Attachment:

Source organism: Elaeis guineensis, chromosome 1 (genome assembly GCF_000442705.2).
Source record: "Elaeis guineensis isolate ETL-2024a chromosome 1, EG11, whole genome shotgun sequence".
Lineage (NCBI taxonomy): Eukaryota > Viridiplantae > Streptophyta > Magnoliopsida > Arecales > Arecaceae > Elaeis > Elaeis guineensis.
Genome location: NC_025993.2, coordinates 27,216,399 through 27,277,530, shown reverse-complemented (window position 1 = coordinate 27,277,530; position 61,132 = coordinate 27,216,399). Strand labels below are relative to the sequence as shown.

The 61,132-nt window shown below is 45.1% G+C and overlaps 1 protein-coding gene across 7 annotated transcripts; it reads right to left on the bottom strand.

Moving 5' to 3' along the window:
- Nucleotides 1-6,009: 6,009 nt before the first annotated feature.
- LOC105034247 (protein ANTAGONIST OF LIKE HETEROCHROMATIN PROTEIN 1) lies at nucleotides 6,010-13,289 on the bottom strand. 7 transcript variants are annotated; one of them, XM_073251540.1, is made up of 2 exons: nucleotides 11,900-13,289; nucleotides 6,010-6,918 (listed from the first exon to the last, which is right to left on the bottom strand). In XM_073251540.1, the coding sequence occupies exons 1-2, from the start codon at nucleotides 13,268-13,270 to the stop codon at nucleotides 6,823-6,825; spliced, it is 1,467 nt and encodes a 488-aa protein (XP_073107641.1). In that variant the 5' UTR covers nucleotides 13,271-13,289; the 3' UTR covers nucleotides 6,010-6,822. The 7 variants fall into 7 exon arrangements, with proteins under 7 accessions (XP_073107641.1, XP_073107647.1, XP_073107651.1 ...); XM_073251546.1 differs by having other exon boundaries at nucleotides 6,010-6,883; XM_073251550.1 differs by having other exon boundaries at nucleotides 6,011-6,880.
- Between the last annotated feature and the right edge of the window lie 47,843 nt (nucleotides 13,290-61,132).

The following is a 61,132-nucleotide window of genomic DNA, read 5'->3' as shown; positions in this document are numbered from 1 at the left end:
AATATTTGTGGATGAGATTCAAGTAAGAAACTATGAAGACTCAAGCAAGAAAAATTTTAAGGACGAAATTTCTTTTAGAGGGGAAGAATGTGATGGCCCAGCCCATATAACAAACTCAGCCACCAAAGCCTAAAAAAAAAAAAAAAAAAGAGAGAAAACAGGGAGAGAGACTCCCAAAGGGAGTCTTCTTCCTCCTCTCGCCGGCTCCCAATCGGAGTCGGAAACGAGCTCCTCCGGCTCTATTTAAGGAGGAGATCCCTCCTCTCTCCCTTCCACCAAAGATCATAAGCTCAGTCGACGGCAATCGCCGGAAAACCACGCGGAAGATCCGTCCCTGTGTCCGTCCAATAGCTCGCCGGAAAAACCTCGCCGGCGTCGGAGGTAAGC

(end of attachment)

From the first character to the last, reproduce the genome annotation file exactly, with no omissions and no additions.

Source organism: Elaeis guineensis, chromosome 1 (genome assembly GCF_000442705.2).
Source record: "Elaeis guineensis isolate ETL-2024a chromosome 1, EG11, whole genome shotgun sequence".
Lineage (NCBI taxonomy): Eukaryota > Viridiplantae > Streptophyta > Magnoliopsida > Arecales > Arecaceae > Elaeis > Elaeis guineensis.
Genome location: NC_025993.2, coordinates 27,216,399 through 27,277,530, shown reverse-complemented (window position 1 = coordinate 27,277,530; position 61,132 = coordinate 27,216,399). Strand labels below are relative to the sequence as shown.

The 61,132-nt window shown below is 45.1% G+C and overlaps 1 protein-coding gene across 7 annotated transcripts; it reads right to left on the bottom strand.

Moving 5' to 3' along the window:
- Nucleotides 1-6,009: 6,009 nt before the first annotated feature.
- LOC105034247 (protein ANTAGONIST OF LIKE HETEROCHROMATIN PROTEIN 1) lies at nucleotides 6,010-13,289 on the bottom strand. 7 transcript variants are annotated; one of them, XM_073251540.1, is made up of 2 exons: nucleotides 11,900-13,289; nucleotides 6,010-6,918 (listed from the first exon to the last, which is right to left on the bottom strand). In XM_073251540.1, the coding sequence occupies exons 1-2, from the start codon at nucleotides 13,268-13,270 to the stop codon at nucleotides 6,823-6,825; spliced, it is 1,467 nt and encodes a 488-aa protein (XP_073107641.1). In that variant the 5' UTR covers nucleotides 13,271-13,289; the 3' UTR covers nucleotides 6,010-6,822. The 7 variants fall into 7 exon arrangements, with proteins under 7 accessions (XP_073107641.1, XP_073107647.1, XP_073107651.1 ...); XM_073251546.1 differs by having other exon boundaries at nucleotides 6,010-6,883; XM_073251550.1 differs by having other exon boundaries at nucleotides 6,011-6,880.
- Between the last annotated feature and the right edge of the window lie 47,843 nt (nucleotides 13,290-61,132).

The following is a 61,132-nucleotide window of genomic DNA, read 5'->3' as shown; positions in this document are numbered from 1 at the left end:
AATATTTGTGGATGAGATTCAAGTAAGAAACTATGAAGACTCAAGCAAGAAAAATTTTAAGGACGAAATTTCTTTTAGAGGGGAAGAATGTGATGGCCCAGCCCATATAACAAACTCAGCCACCAAAGCCTAAAAAAAAAAAAAAAAAAGAGAGAAAACAGGGAGAGAGACTCCCAAAGGGAGTCTTCTTCCTCCTCTCGCCGGCTCCCAATCGGAGTCGGAAACGAGCTCCTCCGGCTCTATTTAAGGAGGAGATCCCTCCTCTCTCCCTTCCACCAAAGATCATAAGCTCAGTCGACGGCAATCGCCGGAAAACCACGCGGAAGATCCGTCCCTGTGTCCGTCCAATAGCTCGCCGGAAAAACCTCGCCGGCGTCGGAGGTAAGC